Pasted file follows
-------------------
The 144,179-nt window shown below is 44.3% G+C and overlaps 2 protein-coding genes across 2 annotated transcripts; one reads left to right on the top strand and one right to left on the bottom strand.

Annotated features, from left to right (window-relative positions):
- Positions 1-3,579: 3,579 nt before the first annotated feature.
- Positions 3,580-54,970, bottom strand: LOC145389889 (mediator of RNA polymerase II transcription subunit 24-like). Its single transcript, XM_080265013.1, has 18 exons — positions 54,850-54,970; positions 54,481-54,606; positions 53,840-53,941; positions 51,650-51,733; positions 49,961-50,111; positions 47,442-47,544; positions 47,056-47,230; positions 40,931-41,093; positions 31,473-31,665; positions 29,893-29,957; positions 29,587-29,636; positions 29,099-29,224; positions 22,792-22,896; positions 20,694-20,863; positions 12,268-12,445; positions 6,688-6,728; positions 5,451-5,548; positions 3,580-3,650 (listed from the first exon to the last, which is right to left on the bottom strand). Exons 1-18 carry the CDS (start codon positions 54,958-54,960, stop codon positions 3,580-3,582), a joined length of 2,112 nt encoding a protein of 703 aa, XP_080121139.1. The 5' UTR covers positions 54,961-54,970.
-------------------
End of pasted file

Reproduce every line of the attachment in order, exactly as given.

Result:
The 144,179-nt window shown below is 44.3% G+C and overlaps 2 protein-coding genes across 2 annotated transcripts; one reads left to right on the top strand and one right to left on the bottom strand.

Annotated features, from left to right (window-relative positions):
- Positions 1-3,579: 3,579 nt before the first annotated feature.
- Positions 3,580-54,970, bottom strand: LOC145389889 (mediator of RNA polymerase II transcription subunit 24-like). Its single transcript, XM_080265013.1, has 18 exons — positions 54,850-54,970; positions 54,481-54,606; positions 53,840-53,941; positions 51,650-51,733; positions 49,961-50,111; positions 47,442-47,544; positions 47,056-47,230; positions 40,931-41,093; positions 31,473-31,665; positions 29,893-29,957; positions 29,587-29,636; positions 29,099-29,224; positions 22,792-22,896; positions 20,694-20,863; positions 12,268-12,445; positions 6,688-6,728; positions 5,451-5,548; positions 3,580-3,650 (listed from the first exon to the last, which is right to left on the bottom strand). Exons 1-18 carry the CDS (start codon positions 54,958-54,960, stop codon positions 3,580-3,582), a joined length of 2,112 nt encoding a protein of 703 aa, XP_080121139.1. The 5' UTR covers positions 54,961-54,970.